• Shrubs (where present) are starting to decline, the crowns or branches are
dying and/or lower leaves are browning.
• Continuous fuel exists above the water level.
• Sedges are collapsing or appear matted. They have a build-up of dead
material. This can form above the water level.
• Ferns are accumulating dead fronds.
• Pandanus (where present) have a build-up of dead fronds.
• Plants are beginning to lose their lower level leaves or some crowns are
• Plants have some dead or dying branches.
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1/05/13 4:05 PM
Melaleuca woodland on rises.
Mark Newton, DSITIA, Upper Archer/Wenlock River (2003).
Collapsing, matted sedges.
Kerensa McCallie, QPWS, Conway National Park (2011).
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• A key strategy to manage the vast expanse of inaccessible melaleuca
communities in Cape York Peninsula is broad-scale management through
aerial ignition. Ideally this would include at least three different ignition
periods on each property, each year. However, the ability to achieve this will
depend on resourcing. Aim to achieve as many ignition periods as feasible.
• Melaleuca communities with a peat layer are vulnerable to peat fires in
the drier months. These areas should always be burnt with standing water
present or when the peat layer is water logged (refer to Issue 2, for guidelines
to avoid peat fire).
• Melaleuca woodlands are quite resilient and do not change quickly. In
addition, fires can be frequent and long-unburnt areas rare. In some wetter
areas casuarinas and acacias may become frequent.
• The number of melaleuca species and of communities containing melaleuca
on Cape York Peninsula is greater than anywhere else in Australia (Stanton
1976) and their fire management requirements are variable.
• Be aware that the
and is often described as a ‘ladder fuel’ as it causes fire to rapidly ascend
from the base to the top of the tree. Be aware of wind conditions and ember
• Be aware that very tall (up to 50 m) gallery forests along levee banks of major
streams occur (e.g. within Lakefield national Park), but are not described
in the Regional Ecosystems database (Queensland Herbarium 2011a). Tall
> 30 m), melaleuca woodlands on the margins of swamps and lagoons on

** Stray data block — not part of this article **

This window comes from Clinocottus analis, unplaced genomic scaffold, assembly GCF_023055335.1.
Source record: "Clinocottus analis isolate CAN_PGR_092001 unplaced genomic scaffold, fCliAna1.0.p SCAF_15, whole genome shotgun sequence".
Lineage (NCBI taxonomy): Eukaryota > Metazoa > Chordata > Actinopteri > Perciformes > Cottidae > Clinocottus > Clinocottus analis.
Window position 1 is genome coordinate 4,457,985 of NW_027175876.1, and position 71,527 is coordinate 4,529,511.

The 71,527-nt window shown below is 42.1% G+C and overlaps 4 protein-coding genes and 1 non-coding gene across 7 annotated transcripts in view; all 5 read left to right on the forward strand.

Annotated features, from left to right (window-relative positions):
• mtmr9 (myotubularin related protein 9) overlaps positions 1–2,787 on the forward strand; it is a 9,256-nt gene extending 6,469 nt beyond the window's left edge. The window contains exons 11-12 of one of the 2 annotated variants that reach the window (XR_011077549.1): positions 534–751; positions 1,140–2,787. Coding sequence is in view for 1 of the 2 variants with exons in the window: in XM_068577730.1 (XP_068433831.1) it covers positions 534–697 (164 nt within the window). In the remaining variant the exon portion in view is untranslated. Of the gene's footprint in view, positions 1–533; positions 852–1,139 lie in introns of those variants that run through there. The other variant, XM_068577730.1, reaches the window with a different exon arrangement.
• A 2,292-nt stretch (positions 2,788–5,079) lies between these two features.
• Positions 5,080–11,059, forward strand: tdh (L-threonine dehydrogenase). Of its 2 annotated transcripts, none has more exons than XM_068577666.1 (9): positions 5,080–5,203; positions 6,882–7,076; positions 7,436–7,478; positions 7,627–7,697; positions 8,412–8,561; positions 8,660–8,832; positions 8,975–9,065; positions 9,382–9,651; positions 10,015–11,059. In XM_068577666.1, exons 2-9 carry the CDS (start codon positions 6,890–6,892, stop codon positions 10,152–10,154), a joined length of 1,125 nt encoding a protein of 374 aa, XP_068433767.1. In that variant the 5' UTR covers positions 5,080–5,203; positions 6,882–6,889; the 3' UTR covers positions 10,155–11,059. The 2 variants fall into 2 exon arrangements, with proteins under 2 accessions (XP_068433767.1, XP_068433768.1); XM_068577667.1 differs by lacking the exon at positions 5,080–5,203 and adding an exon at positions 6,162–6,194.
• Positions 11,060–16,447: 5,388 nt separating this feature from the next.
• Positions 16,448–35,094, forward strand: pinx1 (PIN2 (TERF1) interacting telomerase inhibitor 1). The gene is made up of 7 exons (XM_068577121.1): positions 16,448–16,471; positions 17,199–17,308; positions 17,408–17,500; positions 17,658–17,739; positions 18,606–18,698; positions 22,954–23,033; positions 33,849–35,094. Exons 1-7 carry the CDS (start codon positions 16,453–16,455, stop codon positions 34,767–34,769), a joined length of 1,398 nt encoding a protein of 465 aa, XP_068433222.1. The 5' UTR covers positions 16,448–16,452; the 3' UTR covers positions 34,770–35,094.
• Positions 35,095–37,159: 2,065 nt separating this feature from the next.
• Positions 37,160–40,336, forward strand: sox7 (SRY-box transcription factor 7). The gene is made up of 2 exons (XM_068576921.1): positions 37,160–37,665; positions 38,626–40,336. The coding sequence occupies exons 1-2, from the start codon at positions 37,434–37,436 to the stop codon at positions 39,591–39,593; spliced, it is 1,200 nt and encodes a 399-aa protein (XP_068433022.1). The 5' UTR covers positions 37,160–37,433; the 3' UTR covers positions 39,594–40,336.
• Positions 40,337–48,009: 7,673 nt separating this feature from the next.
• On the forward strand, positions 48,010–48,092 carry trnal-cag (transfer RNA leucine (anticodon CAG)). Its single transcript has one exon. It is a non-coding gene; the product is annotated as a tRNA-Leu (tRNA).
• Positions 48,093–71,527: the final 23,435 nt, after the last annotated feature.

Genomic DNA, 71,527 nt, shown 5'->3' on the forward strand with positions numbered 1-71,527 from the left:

(Queensland Herbarium 2011a).
• Rubber vine occurs in gallery forest and can be managed with fire. Fire
should only be applied after at least 30 mm of rain when the melaleuca bark
is wet (refer to Chapter 10 [Issue 4], regarding fire management guidelines).
• Grasses are generally considered ready to burn when they reach 50–60 per
cent cured. The North Australian Grassland Fuel Guide (Johnson 2001) may
assist in determining when grasses are ready to burn. However, caution
should be used and local knowledge sought as some grass species which
still appear too green to burn, will burn severely (and vice versa).
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The fire tolerance of ant plants Myrmecodia beccarii is unknown. Where this species is
Paul Forster, Queensland Herbarium (2000).
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What is the priority for this issue?
Planned burns to
Every proposed burn area contains natural variations in topography,
understorey or vegetation type. It is recommended that you select at least three
locations that will be good indicators for the whole burn area. At these locations
walk around and if visibility is good look about and average the results.
Estimations can be improved by returning to the same locations before and
after fire, and by using counts where relevant.
Select at least two of the following as most appropriate for the site:
30–60 % of
Using fire scar remote sensing data,
an annual basis.
20–30 % or 60–80 %.
> 50 % of
Select one or more sites or walk one
or more transects (taking into account
the variability of landform and likely
fire severity) and estimate number of
Pandanus skirts remaining after fire.
> 50 % retained.
25–50 % retained.
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result in a
Ongoing visual assessment during and
post burn to determine if the fire has
carried into peat layer and developed
into a peat fire.
Achieved: Fire did not
carry into peat layer
and develop into a
carried into peat layer
and developed into a
scorch of the
after): visual estimation of percentage
of margins scorched – from one or
more vantage points, or from the air.
after): walk the margin of the pocket or
representative sections (e.g. a 100m
long section of the margin in three
locations) and estimate the percentage
of margin scorched.
of the margin.
> 10 %
the Park in
any one year.
estimate burnt and unburnt country on
an annual basis.
10 % or 20–30 %.
> 30 %.
burn objectives found in the monitoring section of the QPWS Fire Management
System, or consider formulating your own.
Monitoring the issue over time
Many issues are not resolved with a single planned burn and it is important
to keep observing the land. To support this, it is recommended that
observation points be established. Observation points are usually supported
by photographs and by recording observations. Instructions for establishing
observation points can be obtained from the monitoring section of the QPWS
Fire Management System.
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Woodland of Melaleuca saligna on floodplains. The naturally-sparse ground layer of this
Mark Newton, DSITIA, 12 Mile Yards (2004).
Low-severity fire in melaleuca woodland.
Mark Newton, DSITIA, Stewart River Crossing (2008).